We Must Play the Game, Not Watch it.
Throughout the world governments are now revitalizing their economies - some through drastic reforms, others through enacting laws that streamline the system. Arab economies, however, are not being liberalized quickly enough. Arab countries have not participated fully in the trade liberalization drive and so have not derived as much benefit as they could.
These observations were made by Peter Sutherland former head of the International trade body, GATT (General Agreement on Tariffs and Trade).
Years of economic decay, bureaucratic bunglings and a lack of vision have placed Arab economies at the bottom end of the scale.
What is even frustrating are the obstacles to trade which prevent all but the strongest from venturing into the region. These obstacles have prevented the flow of capital investments which went easily to the emerging markets of Asia and Latin America. This has also been due to the lack of clear and well-defined banking procedures as well as restrictive control by various monetary agencies. While other countries liberalized and embarked on drives for investments, many Arab countries were content with printing glossy brochures saying how they could provide industrial facilities which existed mainly in the brochures.
What was even more disturbing was the lack of statistics. Different ministries gave different figures. And for the disciplined peoples of South East Asia, this was an error not to be taken lightly. The lack of demographical studies, in addition to a lack of market surveys and other relevant information, contributed significantly to the absence of trade and investment by outsiders.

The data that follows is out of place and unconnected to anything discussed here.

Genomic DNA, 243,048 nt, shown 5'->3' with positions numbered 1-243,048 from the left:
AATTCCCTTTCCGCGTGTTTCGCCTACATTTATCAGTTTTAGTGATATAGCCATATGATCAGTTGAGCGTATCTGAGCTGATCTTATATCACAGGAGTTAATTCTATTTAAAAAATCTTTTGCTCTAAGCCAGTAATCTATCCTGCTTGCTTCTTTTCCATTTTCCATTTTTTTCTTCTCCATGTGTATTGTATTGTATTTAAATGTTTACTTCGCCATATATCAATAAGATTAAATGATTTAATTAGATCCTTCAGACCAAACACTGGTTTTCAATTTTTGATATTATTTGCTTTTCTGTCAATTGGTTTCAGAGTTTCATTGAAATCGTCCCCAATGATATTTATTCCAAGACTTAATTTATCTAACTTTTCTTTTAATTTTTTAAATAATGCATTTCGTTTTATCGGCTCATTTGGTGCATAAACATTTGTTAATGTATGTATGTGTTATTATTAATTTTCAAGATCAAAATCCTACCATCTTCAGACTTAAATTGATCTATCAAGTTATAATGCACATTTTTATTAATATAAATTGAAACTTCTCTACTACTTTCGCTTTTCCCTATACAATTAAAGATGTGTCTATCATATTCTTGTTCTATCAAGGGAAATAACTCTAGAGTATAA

The tussle between "The B's" - business and bureaucracy - is obvious. While elsewhere captains of business and industry march along with bureaucrats, here each competes with the other. It is, therefore, of vital importance that in order for development to take place, a corresponding change in the economies - and not only cosmetic alone - occurs.
The Arabs also watch, wait and see; they should now, however, have had enough of this. Others have undertaken reforms and made progress. They watch and wait and see.
Liberal economies usher prosperity in while trade barriers, restrictive ownership rules, closed financial markets, a lack of data and information create obstacles to free trade among the Arabs.
It becomes imperative that, as we approach the 21st century, Arab governments do away with archaic rules and regulations and streamline their legal and administrative structures to attract foreign investors. Arab countries must also diversify. As Sutherland said, they will reap more benefits through faster economic growth.
The Arabs have no choice. Either they can shape up and get their act together or they will remain bystanders, watching the participants in the world trading system progress by leaps and bounds as they remain behind.
That will do them no good for it is playing the game that counts.
Topics: Arab World